CNBC U.S. Contributors

Janice Dorn

Janice Dorn
Gold Trader, Financial Psychiatrist, Trader, Author

Janice Dorn, M.D, Ph.D. holds an M.D. in Psychiatry and a Ph.D. in Brain Anatomy.

She is believed to be the only M.D. Psychiatrist and Ph.D. Brain Anatomist in the world who actively trades, writes commentary about the financial markets, coaches traders and runs a subscription-based trading and trading psychology website.

Dr. Dorn has been a full-time commodities futures trader since 1993, focusing on the gold markets. She previously served in the capacity of Global Risk Strategist for Ingenieux Wealth Management, Sydney, Australia, where she was responsible for behavioral risk profiling and portfolio risk management solutions relating to investing and trading decision making.

Dr. Dorn is the author of over 2,000 publications, relating to Trading Psychiatry, Financial Supercycles, Behavioral Neurofinance, and Trader Wellness and Longevity. Dr. Dorn has provided coaching/mentoring to more than 600 traders around the world. Her first book, entitled "Personal Responsibility: The Power of You," was published in January 2008.

She is now, or has been, a member of numerous professional societies including The Market Technicians Association, The World Future Society, The International Society for Psychoneuroendocrinology, and The American Society for Anti-Aging Medicine. She presently sits on the Advisory Board of The Center For Future Consciousness.


  • Thinking

    One of the most difficult aspects of trading is emotional management.

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    Fear is a misunderstood emotion, and one that gets a pretty bad rap these days. But what about the litany of fears that plagues traders every day?

  • Broken Heart

    A day of euphoria can be followed by a day of despair. Fear of missing out, anxiety about losing a position in which we believed, denial that we could possibly have been wrong about our choice of entry, elation when a trade goes well—these and many more examples bring to mind the ups, downs and all-arounds that happen in the markets and in life.

  • In trading and in life, it is critical to ask yourself: What sources of information are guiding my actions?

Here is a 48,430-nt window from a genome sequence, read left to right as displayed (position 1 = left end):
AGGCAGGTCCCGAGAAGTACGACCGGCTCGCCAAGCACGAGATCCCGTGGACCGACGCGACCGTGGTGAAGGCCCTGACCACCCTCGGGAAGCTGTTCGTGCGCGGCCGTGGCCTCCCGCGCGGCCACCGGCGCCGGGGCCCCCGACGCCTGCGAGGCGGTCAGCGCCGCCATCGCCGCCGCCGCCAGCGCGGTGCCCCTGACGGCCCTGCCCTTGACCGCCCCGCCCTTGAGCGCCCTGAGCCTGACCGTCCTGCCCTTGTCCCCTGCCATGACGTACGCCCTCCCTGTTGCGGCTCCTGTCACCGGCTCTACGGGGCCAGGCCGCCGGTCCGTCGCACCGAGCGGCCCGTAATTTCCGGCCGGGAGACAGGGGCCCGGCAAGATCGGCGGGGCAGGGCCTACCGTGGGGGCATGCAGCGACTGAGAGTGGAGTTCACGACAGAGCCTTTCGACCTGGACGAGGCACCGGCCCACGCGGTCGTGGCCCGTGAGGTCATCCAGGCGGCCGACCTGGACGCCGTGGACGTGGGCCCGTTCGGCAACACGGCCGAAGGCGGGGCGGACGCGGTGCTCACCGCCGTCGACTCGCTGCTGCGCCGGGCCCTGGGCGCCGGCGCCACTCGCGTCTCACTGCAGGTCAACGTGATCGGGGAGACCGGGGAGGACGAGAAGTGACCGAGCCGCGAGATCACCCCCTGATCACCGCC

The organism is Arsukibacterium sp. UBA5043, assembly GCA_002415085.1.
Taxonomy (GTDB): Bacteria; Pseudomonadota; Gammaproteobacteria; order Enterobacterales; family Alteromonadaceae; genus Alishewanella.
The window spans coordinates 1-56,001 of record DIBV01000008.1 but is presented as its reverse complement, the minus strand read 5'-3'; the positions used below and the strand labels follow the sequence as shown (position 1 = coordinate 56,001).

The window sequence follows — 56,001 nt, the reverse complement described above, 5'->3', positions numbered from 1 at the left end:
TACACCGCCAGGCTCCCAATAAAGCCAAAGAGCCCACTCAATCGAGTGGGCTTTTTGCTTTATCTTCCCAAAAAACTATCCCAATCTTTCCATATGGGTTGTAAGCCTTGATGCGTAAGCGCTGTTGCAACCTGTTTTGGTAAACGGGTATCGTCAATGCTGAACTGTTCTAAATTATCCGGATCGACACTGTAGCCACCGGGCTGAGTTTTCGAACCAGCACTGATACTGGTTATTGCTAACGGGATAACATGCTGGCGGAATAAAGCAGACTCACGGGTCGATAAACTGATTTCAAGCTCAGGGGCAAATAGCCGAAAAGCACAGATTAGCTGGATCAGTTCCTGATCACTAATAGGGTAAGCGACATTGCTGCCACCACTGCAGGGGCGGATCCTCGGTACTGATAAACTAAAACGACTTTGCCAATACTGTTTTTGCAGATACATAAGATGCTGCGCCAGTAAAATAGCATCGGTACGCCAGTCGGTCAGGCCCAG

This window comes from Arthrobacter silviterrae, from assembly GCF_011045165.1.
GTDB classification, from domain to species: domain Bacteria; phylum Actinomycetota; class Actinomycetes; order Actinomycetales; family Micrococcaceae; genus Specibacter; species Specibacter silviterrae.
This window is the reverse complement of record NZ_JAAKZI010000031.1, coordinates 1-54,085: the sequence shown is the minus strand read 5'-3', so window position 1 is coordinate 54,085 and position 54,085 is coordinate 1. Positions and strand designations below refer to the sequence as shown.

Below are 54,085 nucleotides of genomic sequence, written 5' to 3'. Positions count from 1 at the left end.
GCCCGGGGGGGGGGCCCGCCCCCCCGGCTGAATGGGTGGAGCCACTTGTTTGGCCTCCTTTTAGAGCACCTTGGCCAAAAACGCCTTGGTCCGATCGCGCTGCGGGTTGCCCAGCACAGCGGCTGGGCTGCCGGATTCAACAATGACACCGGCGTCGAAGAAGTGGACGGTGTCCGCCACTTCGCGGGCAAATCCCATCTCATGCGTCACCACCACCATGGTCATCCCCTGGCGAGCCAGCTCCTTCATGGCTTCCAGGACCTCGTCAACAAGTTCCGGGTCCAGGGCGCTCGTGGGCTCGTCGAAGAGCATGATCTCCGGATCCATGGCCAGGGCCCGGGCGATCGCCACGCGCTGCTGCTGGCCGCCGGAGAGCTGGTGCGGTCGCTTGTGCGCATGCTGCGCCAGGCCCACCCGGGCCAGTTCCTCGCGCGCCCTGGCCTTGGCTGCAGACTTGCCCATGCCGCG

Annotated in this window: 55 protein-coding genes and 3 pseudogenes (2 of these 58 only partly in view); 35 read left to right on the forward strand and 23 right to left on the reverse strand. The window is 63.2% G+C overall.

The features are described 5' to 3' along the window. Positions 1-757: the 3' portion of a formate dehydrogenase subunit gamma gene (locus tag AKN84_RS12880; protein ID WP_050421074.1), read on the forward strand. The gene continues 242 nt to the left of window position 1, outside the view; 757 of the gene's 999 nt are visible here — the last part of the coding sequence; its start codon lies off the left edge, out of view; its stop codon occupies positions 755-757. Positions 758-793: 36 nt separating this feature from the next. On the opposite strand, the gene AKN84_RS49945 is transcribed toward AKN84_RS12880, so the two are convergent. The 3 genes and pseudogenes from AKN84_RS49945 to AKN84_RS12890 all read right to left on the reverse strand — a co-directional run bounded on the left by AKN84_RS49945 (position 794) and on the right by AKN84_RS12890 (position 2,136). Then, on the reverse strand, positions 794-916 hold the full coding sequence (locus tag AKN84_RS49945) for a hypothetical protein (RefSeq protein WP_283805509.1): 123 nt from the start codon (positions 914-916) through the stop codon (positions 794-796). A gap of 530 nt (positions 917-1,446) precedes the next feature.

• New York Stock Exchange

    The most difficult thing for traders to do is to sit there and wait. Why? Because, we live in a world that is on a total dopamine, hypomanic binge.

  • NYSE Traders

    If you spend a lot of time daydreaming about making a financial "killing" that will take you away from your internal suffering, you are trading on hope and you will fail.

  • In our live Trading Doctor webinar this week (Finding High Reward/Risk Setups Using Technical Analysis) we showed many charts to illustrate the value of patience in waiting for a trade to exhale.

  • trader

    Your destiny as a trader is up to you. You can choose to focus on the positions that drain you or those that uplift you. One of the cardinal rules of good trading is to do more of what is working, and less of what isn’t.

  • As traders, we often define ourselves in terms of trading results--our actions, inactions, gains and losses. As a result, it’s easy to merge yourself with a decision that resulted in unexpected negative consequences.

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    We are drowning in information overload. It’s especially bad because there is so much misinformation, disinformation and garbage competing for and assaulting our senses every day. As a trader, it is critical to filter out the signal from the noise. There is way too much hype and too many people trying to sell you something that is not real or true.